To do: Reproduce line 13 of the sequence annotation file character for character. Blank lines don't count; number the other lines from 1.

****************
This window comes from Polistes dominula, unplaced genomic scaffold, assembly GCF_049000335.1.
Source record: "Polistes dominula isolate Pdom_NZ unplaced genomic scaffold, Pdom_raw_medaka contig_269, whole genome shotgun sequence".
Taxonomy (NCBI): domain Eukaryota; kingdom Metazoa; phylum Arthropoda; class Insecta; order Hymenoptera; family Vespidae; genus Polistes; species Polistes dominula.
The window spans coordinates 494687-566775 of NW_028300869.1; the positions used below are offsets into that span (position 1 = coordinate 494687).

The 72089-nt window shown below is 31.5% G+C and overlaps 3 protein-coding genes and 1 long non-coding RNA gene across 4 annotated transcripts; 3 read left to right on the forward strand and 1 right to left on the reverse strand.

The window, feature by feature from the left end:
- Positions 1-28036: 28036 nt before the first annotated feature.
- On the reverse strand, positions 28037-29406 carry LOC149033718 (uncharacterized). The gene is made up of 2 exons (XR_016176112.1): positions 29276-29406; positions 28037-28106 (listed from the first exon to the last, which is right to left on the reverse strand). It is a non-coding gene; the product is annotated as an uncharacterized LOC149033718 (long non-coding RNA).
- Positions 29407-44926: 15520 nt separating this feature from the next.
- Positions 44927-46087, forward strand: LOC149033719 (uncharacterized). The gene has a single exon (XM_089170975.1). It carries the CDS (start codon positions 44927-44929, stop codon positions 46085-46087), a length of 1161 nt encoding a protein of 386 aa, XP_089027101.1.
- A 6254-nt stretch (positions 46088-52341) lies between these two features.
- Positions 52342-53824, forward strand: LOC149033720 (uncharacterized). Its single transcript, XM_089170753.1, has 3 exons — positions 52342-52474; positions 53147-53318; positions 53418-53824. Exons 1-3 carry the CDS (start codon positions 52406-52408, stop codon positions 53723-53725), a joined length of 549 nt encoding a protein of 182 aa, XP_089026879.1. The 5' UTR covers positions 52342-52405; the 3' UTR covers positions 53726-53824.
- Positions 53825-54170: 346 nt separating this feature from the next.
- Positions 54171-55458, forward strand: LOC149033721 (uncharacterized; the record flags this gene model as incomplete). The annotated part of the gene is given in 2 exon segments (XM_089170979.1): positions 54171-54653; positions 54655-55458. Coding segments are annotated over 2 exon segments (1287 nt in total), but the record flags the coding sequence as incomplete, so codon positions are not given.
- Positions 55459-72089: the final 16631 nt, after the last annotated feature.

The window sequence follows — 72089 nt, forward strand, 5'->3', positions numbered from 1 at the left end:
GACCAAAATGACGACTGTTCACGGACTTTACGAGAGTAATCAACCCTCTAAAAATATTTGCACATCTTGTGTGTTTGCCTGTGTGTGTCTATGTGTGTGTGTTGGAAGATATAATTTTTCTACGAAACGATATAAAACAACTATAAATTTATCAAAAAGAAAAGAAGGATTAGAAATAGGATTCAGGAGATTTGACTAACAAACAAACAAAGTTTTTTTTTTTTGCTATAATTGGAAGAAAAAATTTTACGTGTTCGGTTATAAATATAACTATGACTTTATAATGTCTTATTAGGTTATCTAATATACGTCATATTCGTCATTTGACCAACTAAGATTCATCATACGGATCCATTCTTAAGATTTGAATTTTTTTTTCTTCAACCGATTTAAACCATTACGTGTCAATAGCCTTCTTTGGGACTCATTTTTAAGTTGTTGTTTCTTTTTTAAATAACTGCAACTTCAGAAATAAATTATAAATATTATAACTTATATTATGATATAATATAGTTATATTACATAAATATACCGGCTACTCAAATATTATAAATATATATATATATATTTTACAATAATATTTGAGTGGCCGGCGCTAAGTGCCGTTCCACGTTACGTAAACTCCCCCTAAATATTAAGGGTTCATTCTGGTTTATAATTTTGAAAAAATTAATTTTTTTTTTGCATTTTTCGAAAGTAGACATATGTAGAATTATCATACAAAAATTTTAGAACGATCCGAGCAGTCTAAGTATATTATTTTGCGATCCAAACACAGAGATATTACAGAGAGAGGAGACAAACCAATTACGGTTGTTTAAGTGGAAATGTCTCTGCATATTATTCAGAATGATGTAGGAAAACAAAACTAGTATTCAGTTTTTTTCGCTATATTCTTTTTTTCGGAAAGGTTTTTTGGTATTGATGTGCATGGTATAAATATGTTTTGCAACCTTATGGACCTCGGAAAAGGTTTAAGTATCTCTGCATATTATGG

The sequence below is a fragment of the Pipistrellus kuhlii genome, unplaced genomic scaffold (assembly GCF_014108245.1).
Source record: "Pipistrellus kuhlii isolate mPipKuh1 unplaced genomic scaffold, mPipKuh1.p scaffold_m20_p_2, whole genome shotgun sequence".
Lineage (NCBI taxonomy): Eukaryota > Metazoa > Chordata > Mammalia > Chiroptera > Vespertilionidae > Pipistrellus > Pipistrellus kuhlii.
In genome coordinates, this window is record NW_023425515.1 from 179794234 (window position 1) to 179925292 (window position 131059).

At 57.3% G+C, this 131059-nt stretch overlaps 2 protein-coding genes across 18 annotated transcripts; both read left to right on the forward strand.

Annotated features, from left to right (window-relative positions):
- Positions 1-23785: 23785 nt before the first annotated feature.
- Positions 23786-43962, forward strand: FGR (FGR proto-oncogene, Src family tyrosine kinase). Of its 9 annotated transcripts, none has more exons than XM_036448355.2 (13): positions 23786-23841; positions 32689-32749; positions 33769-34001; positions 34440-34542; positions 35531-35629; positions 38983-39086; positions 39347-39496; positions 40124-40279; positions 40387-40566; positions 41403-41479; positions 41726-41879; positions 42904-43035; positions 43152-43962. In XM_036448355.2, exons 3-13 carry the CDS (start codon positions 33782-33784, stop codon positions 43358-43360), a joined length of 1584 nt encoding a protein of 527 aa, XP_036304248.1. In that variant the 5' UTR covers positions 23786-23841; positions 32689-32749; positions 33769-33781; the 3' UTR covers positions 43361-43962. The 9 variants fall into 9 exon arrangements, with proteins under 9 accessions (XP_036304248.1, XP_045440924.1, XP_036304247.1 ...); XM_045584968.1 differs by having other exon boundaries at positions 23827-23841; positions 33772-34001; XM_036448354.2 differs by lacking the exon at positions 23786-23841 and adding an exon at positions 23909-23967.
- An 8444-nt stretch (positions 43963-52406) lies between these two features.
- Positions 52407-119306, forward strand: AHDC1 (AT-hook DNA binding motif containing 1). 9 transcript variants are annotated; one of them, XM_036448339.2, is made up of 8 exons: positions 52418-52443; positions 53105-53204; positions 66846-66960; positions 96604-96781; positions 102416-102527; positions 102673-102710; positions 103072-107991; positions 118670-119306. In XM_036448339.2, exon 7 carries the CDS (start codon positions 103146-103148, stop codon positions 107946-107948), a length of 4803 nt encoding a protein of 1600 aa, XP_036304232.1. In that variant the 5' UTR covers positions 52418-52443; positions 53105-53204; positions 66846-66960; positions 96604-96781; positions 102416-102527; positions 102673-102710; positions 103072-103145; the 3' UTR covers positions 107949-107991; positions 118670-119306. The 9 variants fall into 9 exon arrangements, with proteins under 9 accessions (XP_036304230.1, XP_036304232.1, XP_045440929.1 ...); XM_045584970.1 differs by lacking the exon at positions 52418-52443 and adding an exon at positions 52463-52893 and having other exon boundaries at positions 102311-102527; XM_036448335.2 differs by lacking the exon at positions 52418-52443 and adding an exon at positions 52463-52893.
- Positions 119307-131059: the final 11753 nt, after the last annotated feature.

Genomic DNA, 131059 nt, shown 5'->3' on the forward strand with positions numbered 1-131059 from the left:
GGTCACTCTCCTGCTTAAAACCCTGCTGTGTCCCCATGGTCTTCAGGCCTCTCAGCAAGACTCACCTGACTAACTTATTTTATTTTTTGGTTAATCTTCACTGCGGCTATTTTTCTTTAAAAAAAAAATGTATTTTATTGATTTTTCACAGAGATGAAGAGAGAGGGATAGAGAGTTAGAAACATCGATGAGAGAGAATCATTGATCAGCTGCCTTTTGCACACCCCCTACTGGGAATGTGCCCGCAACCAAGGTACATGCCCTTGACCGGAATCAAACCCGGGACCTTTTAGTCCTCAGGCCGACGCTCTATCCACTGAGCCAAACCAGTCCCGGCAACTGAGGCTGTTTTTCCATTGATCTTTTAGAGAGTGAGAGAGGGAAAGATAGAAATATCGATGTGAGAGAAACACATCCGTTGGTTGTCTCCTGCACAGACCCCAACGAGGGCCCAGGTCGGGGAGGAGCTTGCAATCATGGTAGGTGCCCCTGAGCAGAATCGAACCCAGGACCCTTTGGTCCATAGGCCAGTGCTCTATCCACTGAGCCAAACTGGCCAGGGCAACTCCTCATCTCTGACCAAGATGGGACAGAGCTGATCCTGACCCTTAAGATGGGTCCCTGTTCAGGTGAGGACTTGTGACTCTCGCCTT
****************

- Positions 53825-54170: 346 nt separating this feature from the next.